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GRIFFITH v. WEINER (03/23/53)

March 23, 1953

GRIFFITH, APPELLANT,
v.
WEINER



Appeal, No. 293, Jan. T., 1952, from order of Court of Common Pleas No. 7 of Philadelphia County, Dec. T., 1950, No. 2252, in case of Mary M. Griffith, Admrx., Estate of Elmer F. Griffith, deceased, v. Ervin Weiner. Order affirmed.

COUNSEL

Bernard J. Smolens, with him William P. O'Neill, for appellant.

Thomas Raeburn White, Jr., with him White, Williams & Scott, for appellee.

Before Stern, C.j., Stearne, Jones, Bell, Chidsey and Arnold, JJ.

Author: Bell

[ 373 Pa. Page 185]

OPINION BY MR. JUSTICE BELL

The narrow question involved is whether the decedent was guilty of contributory negligence as a matter of law, when on a clear night he drove his automobile into the rear of a large tractor trailer which was parked at the right edge of a main highway 44 feet in width.

The collision occurred on the Lincoln Highway on January 9, 1950, at about 9:00 P.M. The trailer which

[ 373 Pa. Page 186]

    was 5 feet wide and over 10 feet high had been stopped for about 5 or 10 minutes under a dim are light on the south side of Lincoln Highway. Lincoln Highway is a four-lane highway, which is perfectly straight for a distance of at least 100 feet, from the direction in which decedent was approaching, to the scene of the accident. There was no eye witness of the accident; and no evidence whether the lights on the truck were lit at the time of the accident, although one witness did not see any lights burning on the back of the trailer. The night was clear and there was no obstacle to obstruct the decedent's vision before he hit the truck; and no automobiles which might have blinded decedent were approaching from the opposite direction.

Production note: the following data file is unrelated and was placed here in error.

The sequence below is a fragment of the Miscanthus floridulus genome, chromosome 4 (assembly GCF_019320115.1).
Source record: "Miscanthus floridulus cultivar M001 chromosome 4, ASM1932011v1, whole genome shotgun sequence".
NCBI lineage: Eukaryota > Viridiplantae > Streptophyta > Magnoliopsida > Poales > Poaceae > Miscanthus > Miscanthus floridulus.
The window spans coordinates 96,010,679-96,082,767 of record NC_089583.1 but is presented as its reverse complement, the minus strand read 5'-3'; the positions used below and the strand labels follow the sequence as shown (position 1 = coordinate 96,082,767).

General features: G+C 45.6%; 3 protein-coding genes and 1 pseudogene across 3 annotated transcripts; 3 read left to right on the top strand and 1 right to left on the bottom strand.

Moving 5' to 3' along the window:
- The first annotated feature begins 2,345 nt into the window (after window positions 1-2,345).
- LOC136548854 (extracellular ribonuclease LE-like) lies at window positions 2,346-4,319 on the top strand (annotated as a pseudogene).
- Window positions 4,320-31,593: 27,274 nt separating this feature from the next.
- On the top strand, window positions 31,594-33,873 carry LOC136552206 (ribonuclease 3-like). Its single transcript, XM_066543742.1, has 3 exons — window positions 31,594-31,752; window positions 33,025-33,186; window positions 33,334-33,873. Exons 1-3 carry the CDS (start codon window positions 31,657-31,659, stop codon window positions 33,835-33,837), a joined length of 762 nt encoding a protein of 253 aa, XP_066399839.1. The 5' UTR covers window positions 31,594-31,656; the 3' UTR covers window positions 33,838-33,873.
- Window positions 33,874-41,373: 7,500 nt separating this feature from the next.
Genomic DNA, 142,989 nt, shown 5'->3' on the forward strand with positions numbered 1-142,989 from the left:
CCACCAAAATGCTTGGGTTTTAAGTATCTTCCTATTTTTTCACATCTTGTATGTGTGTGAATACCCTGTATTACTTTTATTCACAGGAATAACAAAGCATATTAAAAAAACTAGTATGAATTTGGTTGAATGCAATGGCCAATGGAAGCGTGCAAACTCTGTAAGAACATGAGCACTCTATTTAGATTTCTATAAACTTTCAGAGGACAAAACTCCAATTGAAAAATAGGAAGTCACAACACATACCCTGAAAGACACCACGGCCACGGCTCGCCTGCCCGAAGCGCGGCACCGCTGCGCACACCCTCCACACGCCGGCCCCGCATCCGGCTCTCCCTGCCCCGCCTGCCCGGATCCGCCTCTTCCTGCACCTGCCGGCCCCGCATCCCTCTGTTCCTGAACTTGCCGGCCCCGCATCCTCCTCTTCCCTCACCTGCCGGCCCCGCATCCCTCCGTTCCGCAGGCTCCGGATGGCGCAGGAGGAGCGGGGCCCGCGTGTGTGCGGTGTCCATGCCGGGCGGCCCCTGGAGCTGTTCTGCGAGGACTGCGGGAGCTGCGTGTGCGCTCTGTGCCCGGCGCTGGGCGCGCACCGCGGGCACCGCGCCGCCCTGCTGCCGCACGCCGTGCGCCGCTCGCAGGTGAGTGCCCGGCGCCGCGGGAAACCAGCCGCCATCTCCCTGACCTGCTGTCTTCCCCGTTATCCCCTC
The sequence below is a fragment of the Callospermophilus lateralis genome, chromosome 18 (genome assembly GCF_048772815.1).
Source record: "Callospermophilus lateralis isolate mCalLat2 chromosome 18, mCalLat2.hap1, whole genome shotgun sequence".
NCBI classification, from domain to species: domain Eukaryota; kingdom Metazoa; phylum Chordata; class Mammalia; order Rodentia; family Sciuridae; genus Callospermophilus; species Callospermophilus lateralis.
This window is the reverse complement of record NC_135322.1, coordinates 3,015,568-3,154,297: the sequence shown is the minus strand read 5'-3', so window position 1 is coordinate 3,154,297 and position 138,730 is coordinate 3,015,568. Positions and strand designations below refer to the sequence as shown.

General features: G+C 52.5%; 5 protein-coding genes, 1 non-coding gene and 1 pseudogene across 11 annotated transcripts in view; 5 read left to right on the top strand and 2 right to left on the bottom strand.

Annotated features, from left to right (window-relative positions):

"The assured clear distance ahead" rule has become well established in Pennsylvania: Rich v. Peterson Truck Lines, 357 Pa. 318, 53 A.2d 725; Stark v. Fullerton Trucking Co., 318 Pa. 541, 179 A. 84. While there is a presumption that a deceased driver exercised due care, it is a rebuttable presumption of fact, and the facts in this case unquestionably overcome the presumption. Even if the decedent had been driving 50 miles an hour he undoubtedly could have stopped his automobile in sufficient time to avoid running into the trailer if he had been paying proper attention to the road, or he could have pulled a few feet to his left and easily avoided the collision on the straight four-lane highway.

In Rich v. Peterson Truck Lines, 357 Pa., supra, the Court said: "Section 1002 of the Vehicle Code of May 1, 1929, P.L. 905, and its amendments, 75 PS 501, provides, inter alia, that 'no person shall drive any vehicle upon a highway... at a speed greater than will permit him to bring the vehicle to a stop within the assured clear ...


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